"Sometimes when we barrel a rifle we create some tiny smears or burrs where the chambering reamer shears off the lands along the slope of the leade, I have some thoughts about WHY this happens, and how to prevent it, and even how to get rid of it mechanically, but I digress. It DOES happen. And when it happens a copper shine can occur in the first and last 2-4 inches of the barrel, but not in the middle. And I believe that most of the time you can "fix" this coppering phenomenon by shooting/cleaning/shooting/cleaning/shooting 3 to 5 to even 10-15 rounds and IF IT QUITS COPPERING......... it's fixed."

The above was posted in another thread by ALINWA and prompts this commentary and a following question.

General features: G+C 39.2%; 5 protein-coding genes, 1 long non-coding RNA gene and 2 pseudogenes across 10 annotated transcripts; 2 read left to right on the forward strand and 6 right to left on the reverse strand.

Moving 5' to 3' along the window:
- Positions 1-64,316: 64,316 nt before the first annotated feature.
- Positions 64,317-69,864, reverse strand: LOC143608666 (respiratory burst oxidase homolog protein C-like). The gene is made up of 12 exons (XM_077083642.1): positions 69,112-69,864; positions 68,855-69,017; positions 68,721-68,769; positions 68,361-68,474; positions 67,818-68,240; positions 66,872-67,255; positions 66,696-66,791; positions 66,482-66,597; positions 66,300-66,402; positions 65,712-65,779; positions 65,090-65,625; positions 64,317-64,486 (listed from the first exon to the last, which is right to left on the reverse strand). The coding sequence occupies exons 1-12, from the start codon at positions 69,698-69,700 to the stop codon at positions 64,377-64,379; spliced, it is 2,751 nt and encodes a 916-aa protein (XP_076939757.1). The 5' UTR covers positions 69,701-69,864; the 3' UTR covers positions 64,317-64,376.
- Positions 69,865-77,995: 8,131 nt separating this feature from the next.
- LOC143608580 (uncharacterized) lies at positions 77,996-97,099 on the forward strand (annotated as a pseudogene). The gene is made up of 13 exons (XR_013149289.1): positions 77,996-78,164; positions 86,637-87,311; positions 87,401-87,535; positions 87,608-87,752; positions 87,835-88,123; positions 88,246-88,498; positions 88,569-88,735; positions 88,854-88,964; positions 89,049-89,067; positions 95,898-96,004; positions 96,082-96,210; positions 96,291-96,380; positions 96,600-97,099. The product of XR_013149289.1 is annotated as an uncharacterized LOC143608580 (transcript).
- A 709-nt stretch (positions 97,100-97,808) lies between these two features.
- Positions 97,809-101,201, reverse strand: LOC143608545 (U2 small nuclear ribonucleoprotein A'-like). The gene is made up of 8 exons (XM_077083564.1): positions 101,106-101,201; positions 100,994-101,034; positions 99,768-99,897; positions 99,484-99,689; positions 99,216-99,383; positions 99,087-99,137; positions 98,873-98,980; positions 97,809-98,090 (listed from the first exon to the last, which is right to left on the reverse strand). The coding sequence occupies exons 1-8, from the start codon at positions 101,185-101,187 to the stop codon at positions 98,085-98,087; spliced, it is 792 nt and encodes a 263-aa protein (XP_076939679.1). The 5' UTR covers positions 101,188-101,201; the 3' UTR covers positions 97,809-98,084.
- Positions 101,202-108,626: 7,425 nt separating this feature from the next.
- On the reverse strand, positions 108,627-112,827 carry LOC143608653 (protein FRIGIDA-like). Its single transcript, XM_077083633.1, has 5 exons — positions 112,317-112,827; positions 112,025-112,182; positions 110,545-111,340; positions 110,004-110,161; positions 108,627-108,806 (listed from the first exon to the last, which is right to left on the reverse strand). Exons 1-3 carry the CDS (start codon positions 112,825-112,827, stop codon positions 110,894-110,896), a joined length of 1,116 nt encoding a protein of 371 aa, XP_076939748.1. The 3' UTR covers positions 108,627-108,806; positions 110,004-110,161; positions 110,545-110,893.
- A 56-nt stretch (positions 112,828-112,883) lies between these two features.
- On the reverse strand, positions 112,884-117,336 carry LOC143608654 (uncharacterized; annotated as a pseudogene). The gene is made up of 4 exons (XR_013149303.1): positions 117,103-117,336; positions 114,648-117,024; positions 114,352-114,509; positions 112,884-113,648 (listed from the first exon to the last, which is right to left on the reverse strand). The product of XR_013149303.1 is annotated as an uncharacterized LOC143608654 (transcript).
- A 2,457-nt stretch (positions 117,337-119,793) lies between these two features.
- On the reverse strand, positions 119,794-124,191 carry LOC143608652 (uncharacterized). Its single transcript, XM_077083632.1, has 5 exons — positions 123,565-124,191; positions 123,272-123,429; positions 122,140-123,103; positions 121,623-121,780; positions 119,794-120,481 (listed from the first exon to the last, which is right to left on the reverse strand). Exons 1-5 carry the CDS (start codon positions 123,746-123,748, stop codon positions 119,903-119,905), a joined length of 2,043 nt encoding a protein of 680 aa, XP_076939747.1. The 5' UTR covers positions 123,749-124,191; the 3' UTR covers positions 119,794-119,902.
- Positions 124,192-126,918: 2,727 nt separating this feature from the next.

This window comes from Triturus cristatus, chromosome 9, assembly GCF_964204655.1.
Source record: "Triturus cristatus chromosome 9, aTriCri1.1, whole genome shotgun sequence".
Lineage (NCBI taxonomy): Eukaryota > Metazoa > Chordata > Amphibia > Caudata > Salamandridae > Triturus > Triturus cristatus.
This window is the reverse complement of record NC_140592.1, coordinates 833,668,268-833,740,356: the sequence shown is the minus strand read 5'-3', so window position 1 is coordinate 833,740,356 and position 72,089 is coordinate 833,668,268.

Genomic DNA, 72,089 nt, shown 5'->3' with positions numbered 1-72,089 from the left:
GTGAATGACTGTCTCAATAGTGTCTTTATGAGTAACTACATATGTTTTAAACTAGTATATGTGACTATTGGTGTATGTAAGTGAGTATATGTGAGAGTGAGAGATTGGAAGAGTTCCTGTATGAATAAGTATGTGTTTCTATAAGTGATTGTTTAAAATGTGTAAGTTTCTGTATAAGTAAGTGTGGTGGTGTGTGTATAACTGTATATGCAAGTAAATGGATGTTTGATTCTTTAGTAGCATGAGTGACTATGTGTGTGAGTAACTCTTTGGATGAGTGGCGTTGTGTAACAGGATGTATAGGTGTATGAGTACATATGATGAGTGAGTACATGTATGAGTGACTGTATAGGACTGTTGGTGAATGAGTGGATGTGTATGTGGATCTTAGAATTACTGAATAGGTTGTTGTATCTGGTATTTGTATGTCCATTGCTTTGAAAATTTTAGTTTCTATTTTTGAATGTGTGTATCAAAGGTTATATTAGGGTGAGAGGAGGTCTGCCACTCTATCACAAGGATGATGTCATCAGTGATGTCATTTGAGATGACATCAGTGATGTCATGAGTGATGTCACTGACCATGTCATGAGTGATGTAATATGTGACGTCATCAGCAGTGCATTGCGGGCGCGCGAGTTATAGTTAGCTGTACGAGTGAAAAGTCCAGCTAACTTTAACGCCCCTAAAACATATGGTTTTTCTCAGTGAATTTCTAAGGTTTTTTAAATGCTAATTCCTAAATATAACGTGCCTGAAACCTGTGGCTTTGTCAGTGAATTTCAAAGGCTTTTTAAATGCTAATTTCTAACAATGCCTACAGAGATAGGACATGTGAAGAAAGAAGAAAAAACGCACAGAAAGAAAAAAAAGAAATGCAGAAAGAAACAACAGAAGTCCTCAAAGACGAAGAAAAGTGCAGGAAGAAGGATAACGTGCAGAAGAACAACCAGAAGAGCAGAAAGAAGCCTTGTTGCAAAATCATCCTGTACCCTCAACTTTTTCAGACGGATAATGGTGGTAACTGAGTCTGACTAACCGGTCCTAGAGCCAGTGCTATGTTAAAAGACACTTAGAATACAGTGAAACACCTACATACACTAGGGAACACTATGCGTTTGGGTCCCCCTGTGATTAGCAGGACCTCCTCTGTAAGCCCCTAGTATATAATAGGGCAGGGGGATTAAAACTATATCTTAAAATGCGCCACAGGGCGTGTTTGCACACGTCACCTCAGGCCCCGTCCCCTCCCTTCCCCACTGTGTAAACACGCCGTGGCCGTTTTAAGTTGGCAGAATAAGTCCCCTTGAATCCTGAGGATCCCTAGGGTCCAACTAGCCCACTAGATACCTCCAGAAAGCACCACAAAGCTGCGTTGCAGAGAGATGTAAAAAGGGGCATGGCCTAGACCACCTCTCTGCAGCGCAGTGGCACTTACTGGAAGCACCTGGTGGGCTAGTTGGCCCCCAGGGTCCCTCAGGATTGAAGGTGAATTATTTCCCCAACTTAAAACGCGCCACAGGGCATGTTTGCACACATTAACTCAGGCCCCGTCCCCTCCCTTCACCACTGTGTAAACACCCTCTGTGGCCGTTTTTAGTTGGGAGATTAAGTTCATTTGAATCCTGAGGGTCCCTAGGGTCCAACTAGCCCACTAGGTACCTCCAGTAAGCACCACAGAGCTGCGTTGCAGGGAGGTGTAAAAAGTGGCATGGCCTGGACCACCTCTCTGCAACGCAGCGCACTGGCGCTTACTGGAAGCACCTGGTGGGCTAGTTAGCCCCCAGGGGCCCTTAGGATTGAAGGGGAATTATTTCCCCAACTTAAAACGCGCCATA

My first 1000 yard HG barrel, a 1.750 brute, was chambered by a well regarded smith on this forum. The barrel was the best ever on that rifle. It won many relays and matches and had a top ten at its first Nationals.

At the time, circa 2003, the smith said I could wrap 0000 steel wool around a brush and short stroke the leade only to remove any burrs left from the reamer. He made it very clear that he does not perform the operation but leaves it up to the client to decide if it should be done.

Well, I did short stroke the leade on that barrel like described, however despite its success, I never did perform that procedure on another barrel.

And now for the question:

Does anyone else perform or recommend this 0000 steel wool short stroking operation on the leade as part of their break-in procedure??

Rick M.